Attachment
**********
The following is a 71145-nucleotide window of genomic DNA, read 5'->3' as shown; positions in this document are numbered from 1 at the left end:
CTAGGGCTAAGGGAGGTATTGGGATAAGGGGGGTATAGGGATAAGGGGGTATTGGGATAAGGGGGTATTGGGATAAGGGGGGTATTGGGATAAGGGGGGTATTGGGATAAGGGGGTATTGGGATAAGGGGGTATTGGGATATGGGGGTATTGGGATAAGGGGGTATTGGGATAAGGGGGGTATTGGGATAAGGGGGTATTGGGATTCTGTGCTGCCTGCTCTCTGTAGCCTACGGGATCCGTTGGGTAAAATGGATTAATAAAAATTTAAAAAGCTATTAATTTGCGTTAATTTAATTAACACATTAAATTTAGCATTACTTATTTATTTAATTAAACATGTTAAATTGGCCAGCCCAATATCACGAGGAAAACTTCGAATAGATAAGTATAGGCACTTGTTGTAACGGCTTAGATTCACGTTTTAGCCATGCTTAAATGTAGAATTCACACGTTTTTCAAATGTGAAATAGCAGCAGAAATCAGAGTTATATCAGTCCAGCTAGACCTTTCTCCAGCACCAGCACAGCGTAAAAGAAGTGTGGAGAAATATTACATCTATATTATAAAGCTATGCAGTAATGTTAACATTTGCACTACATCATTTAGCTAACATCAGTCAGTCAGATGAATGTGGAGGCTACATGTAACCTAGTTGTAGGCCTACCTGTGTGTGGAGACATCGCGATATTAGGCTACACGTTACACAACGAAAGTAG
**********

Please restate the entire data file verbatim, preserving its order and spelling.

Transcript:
The following is a 71145-nucleotide window of genomic DNA, read 5'->3' as shown; positions in this document are numbered from 1 at the left end:
CTAGGGCTAAGGGAGGTATTGGGATAAGGGGGGTATAGGGATAAGGGGGTATTGGGATAAGGGGGTATTGGGATAAGGGGGGTATTGGGATAAGGGGGGTATTGGGATAAGGGGGTATTGGGATAAGGGGGTATTGGGATATGGGGGTATTGGGATAAGGGGGTATTGGGATAAGGGGGGTATTGGGATAAGGGGGTATTGGGATTCTGTGCTGCCTGCTCTCTGTAGCCTACGGGATCCGTTGGGTAAAATGGATTAATAAAAATTTAAAAAGCTATTAATTTGCGTTAATTTAATTAACACATTAAATTTAGCATTACTTATTTATTTAATTAAACATGTTAAATTGGCCAGCCCAATATCACGAGGAAAACTTCGAATAGATAAGTATAGGCACTTGTTGTAACGGCTTAGATTCACGTTTTAGCCATGCTTAAATGTAGAATTCACACGTTTTTCAAATGTGAAATAGCAGCAGAAATCAGAGTTATATCAGTCCAGCTAGACCTTTCTCCAGCACCAGCACAGCGTAAAAGAAGTGTGGAGAAATATTACATCTATATTATAAAGCTATGCAGTAATGTTAACATTTGCACTACATCATTTAGCTAACATCAGTCAGTCAGATGAATGTGGAGGCTACATGTAACCTAGTTGTAGGCCTACCTGTGTGTGGAGACATCGCGATATTAGGCTACACGTTACACAACGAAAGTAG